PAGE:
A 2011 HESA survey of 2010 graduates indicates that six months after finishing their course 38% of physiology graduates had gone on to further study, with a further 7% combining work with further study.
Some graduates choose to undertake a second undergraduate degree, such as medicine or veterinary medicine. There are graduate fast-track medical courses available at some UK universities. See the Universities and Colleges Admissions Service (UCAS) website for details.
Others continue their interest in physiology through a postgraduate qualification such as an MSc, MRes or PhD. In academia, a PhD is generally required to obtain a lectureship. In industry, a PhD is not essential, although most heads of section possess one. Some large employers, such as major pharmaceutical companies, may sponsor a relevant part-time Masters or PhD.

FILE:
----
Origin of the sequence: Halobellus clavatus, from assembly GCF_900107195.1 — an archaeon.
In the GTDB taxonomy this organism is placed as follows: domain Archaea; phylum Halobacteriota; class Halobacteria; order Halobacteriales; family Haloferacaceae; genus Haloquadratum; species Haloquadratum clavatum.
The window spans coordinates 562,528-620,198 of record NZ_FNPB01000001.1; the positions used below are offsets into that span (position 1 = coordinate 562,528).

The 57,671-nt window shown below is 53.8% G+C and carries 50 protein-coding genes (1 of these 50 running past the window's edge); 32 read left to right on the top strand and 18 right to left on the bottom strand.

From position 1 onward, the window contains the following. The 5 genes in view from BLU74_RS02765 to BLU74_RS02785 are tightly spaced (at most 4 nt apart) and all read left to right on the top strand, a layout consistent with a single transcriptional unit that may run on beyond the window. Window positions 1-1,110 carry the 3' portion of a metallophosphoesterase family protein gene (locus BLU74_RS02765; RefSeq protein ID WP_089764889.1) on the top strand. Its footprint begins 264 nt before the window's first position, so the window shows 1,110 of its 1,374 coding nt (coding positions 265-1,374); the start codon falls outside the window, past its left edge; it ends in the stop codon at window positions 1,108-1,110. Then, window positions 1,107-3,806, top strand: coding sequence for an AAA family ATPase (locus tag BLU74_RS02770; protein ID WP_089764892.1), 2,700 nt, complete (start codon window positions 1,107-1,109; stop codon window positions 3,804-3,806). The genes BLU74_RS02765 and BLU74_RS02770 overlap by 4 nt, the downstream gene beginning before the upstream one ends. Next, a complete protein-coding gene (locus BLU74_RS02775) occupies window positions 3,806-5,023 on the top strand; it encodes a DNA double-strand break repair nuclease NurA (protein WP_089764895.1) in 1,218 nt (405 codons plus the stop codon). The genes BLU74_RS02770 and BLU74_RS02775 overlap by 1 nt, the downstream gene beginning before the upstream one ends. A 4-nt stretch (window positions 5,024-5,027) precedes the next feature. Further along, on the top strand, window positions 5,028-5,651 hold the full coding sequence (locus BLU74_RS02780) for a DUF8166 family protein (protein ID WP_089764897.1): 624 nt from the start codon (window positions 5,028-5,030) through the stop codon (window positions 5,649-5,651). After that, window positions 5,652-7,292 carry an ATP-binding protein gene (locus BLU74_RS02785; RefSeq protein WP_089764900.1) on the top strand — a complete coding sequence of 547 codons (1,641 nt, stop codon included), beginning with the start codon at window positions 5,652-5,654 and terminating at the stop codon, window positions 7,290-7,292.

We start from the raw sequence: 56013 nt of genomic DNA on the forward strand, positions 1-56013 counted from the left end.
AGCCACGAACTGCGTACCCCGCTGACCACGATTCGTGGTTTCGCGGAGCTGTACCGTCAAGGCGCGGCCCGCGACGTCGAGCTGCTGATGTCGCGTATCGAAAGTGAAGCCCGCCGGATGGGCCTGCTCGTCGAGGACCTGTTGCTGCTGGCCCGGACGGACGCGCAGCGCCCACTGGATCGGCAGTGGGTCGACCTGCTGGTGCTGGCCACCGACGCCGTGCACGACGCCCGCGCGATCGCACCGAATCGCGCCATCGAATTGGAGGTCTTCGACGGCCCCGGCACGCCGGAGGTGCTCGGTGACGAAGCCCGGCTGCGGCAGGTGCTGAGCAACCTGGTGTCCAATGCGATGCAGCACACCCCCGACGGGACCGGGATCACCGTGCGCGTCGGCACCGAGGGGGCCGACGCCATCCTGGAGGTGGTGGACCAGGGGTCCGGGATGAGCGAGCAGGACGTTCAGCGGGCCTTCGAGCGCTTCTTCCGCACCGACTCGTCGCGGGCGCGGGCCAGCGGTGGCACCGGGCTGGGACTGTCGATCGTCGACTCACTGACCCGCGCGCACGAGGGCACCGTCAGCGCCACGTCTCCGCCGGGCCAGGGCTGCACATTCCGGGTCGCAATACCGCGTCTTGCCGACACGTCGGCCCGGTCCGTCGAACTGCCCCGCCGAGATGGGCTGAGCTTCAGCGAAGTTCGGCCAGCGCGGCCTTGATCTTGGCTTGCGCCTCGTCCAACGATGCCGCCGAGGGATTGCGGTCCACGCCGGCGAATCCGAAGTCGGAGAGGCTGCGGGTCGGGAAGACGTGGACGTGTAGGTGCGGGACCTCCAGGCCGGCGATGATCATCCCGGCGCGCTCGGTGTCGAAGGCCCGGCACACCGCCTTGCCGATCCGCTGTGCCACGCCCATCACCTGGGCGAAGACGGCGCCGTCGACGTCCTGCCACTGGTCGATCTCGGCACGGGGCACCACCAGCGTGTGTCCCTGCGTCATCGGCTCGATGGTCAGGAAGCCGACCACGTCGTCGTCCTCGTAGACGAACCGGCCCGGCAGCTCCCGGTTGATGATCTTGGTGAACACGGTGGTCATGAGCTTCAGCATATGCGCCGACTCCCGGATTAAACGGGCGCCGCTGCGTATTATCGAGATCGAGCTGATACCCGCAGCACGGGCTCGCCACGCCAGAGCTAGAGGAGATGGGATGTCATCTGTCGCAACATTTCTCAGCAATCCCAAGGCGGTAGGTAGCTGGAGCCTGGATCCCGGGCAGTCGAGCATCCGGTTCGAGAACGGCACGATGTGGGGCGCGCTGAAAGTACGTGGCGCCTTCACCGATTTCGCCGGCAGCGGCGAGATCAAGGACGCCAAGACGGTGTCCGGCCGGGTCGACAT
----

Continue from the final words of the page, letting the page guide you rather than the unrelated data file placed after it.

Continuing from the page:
Some graduates move away from pure physiology through an MSc or diploma in related subjects such as forensic science, toxicology, osteopathy or speech therapy. Others change direction by studying courses such as law, teaching, computing or accountancy.
These trends show only what previous graduates in your subject did immediately upon graduating. Over the course of their career - the first few years in particular - many others will opt for some form of further study, either part time or full time. If further study interests you, start by thinking about postgraduate study in the UK and search courses and research to identify your options.
For details relating to finance and the application process, look at funding my further study.
This website is best viewed in an up-to-date web browser with CSS enabled. While you will be able to view the content of this page in your current browser, you will not be able to get the full visual experience. Please consider upgrading your browser software or enabling style sheets if you are able to do so.